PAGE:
Tuesday, February 27, 2018

More Than A Peirush- a review of the new Rav Kook Siddur

“A student asked his Rosh Yeshiva whether he should study Rav Kook’s perush to the siddur. In his inimitable style, the Rosh Yeshiva replied” ‘Ach, it’s not a perush to the siddur.’ Intrigued, the student asked “If not a perush to the siddur, then what is it?’
‘A neshamah on paper.’”

While it has been pointed out by both those who read the quote carefully, as well as those familiar with the actual context, that Rav Yaakov Weinberg, the above quoted rosh yeshiva, did not necessarily mean his words as a compliment, seeing Olat Reiyah as less than a peirush on the siddur and only “a neshmah on paper”, I believe that Koren, the publishers of the new Rav Kook Siddur were right to use this quote. Regardless of the rosh yeshiva’s intent, Rav Kook did not merely write a commentary, with all the limitations that this term implies. Instead he truly bared his soul, and even more importantly, showed that real tefillah cannot happen without each of us doing the same.

Until now, as with much of his thought, Rav Kook’s approach to tefillah was largely off limits to the English-speaking world. Rav Bezalel Naor, who wrote the commentary which accompanies the new Rav Kook Siddur, has once again made Rav Kook’s ideas available to a broader audience. As he has done with other of his published works based on Rav Kook (his Pesach haggadah being another example), Rav Naor has stayed away from a straightforward translation of Rav Kook’s sefer, in this case Olat Reiyah. While this decision means that not all of Rav Kook’s ideas on tefillah are to be found in the new siddur, it offers the benefit of being a single volume which can be used for davening and not just just to study. Additionally, Rav Naor does a masterful job taking Rav Kook’s difficult Hebrew and deep concepts, and making them understandable. On top of this, Rav Naor offers many of his own insights culled from his many decades of studying Rav Kook’s ideas.

I was pleased that Rav Naor decided to begin the new siddur with the translation of Inyanei Tefillah, Rav Kook’s explanation of the idea of tefillah which appears at the beginning of Olat Reiyah. In doing so, he offers the reader the ability to understand Rav Kook’s unique approach to prayer, which he sees as latently always taking place in the human soul, and becoming active during times of actual tefillah. With this introduction, and the other ideas which follow, one understands why Rav Kook could never have merely written a commentary on the siddur. For him, the words we say when we stand before our Creator are not merely vortelach, clever though they may be. Instead, they are words with which we express what lays most deeply within ourselves, or perhaps more properly, who we are in our deepest essence.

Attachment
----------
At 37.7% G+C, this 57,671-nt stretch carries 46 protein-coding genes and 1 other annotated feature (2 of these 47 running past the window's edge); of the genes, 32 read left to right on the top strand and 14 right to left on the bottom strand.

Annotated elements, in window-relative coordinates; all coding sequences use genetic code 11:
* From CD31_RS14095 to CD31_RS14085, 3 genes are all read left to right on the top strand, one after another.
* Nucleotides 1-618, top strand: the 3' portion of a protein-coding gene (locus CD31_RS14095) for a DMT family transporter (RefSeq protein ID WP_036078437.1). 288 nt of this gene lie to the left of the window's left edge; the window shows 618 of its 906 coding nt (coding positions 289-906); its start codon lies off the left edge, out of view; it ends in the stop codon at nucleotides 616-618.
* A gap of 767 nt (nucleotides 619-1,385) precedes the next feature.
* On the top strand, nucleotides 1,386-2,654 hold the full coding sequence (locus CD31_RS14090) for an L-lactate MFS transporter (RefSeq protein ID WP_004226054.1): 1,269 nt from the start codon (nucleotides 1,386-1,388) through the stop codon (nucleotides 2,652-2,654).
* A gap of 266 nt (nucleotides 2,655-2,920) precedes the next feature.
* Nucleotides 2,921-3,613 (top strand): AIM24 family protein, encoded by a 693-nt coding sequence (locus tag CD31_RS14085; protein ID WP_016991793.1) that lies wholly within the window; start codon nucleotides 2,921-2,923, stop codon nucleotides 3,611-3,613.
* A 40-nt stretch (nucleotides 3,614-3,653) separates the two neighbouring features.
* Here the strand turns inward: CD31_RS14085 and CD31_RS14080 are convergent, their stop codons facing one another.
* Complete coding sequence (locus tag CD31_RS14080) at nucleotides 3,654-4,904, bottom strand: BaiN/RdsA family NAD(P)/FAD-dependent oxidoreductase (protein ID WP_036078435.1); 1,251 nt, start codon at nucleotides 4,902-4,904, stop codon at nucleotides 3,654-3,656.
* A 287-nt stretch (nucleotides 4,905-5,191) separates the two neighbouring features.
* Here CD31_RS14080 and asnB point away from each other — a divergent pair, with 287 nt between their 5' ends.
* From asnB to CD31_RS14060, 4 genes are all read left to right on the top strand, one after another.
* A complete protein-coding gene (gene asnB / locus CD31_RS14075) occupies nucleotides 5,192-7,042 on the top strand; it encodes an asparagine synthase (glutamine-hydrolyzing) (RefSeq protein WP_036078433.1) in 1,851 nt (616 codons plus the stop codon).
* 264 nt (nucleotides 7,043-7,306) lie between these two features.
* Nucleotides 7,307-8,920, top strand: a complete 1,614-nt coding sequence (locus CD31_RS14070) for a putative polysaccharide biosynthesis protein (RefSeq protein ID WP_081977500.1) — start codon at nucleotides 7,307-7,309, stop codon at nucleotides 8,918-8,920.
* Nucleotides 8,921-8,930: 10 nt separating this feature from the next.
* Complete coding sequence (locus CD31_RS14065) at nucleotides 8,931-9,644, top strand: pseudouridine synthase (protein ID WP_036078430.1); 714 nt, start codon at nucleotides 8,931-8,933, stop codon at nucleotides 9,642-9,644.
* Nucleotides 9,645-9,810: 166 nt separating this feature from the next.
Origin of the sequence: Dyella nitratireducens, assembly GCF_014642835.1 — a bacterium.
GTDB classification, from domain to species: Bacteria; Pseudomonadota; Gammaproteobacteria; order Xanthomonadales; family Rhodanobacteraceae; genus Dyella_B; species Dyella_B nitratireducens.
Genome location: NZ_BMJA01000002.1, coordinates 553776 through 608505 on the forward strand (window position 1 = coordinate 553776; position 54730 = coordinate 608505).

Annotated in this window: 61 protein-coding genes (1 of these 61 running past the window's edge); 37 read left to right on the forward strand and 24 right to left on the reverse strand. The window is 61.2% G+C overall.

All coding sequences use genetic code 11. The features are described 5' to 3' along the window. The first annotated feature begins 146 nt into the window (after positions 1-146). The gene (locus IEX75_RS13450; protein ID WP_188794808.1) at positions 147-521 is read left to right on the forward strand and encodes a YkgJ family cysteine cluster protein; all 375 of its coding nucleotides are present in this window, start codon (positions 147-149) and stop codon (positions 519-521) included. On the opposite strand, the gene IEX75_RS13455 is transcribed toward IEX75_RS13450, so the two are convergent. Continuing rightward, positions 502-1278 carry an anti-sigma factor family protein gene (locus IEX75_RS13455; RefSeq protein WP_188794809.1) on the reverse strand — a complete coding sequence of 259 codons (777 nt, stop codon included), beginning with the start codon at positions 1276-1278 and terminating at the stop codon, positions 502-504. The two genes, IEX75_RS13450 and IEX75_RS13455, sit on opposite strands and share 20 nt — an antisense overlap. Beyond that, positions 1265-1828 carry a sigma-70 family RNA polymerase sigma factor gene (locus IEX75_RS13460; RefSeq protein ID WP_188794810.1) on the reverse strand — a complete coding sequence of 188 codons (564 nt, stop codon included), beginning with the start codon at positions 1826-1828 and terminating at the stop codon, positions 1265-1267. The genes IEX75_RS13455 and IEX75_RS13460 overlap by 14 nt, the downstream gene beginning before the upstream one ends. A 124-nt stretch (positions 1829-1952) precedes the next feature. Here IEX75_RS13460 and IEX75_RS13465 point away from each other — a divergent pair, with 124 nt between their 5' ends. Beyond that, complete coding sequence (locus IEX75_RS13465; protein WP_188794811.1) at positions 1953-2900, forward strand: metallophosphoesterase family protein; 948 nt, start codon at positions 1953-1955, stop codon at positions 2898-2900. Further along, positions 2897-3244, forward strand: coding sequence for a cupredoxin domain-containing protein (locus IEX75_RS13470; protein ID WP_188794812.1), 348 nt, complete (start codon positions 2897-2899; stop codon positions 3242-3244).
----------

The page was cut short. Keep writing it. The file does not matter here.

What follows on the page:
[One note for those who will want to use The Rav Kook Siddur along with Olat Reiyah. Rav Naor used an earlier edition of Olat Reiyah, and as such, the pages listed in the footnotes in the new siddur do not match up with the pages in the newer edition of Olat Reiyah.]

For those who wish to use this new siddur to not only study Rav Kook’s ideas, but to work on their avodas hashem, they now now have a new powerful tool to use as they truly engage in what is avodah shebalev, service of the heart. If Rav Kook truly bared his soul in writing Olat Reiyah, Rav Naor’s new masterful siddur allows us to see who Rav Kook truly was, and who we might be through the gradual baring of our soul on prayer.

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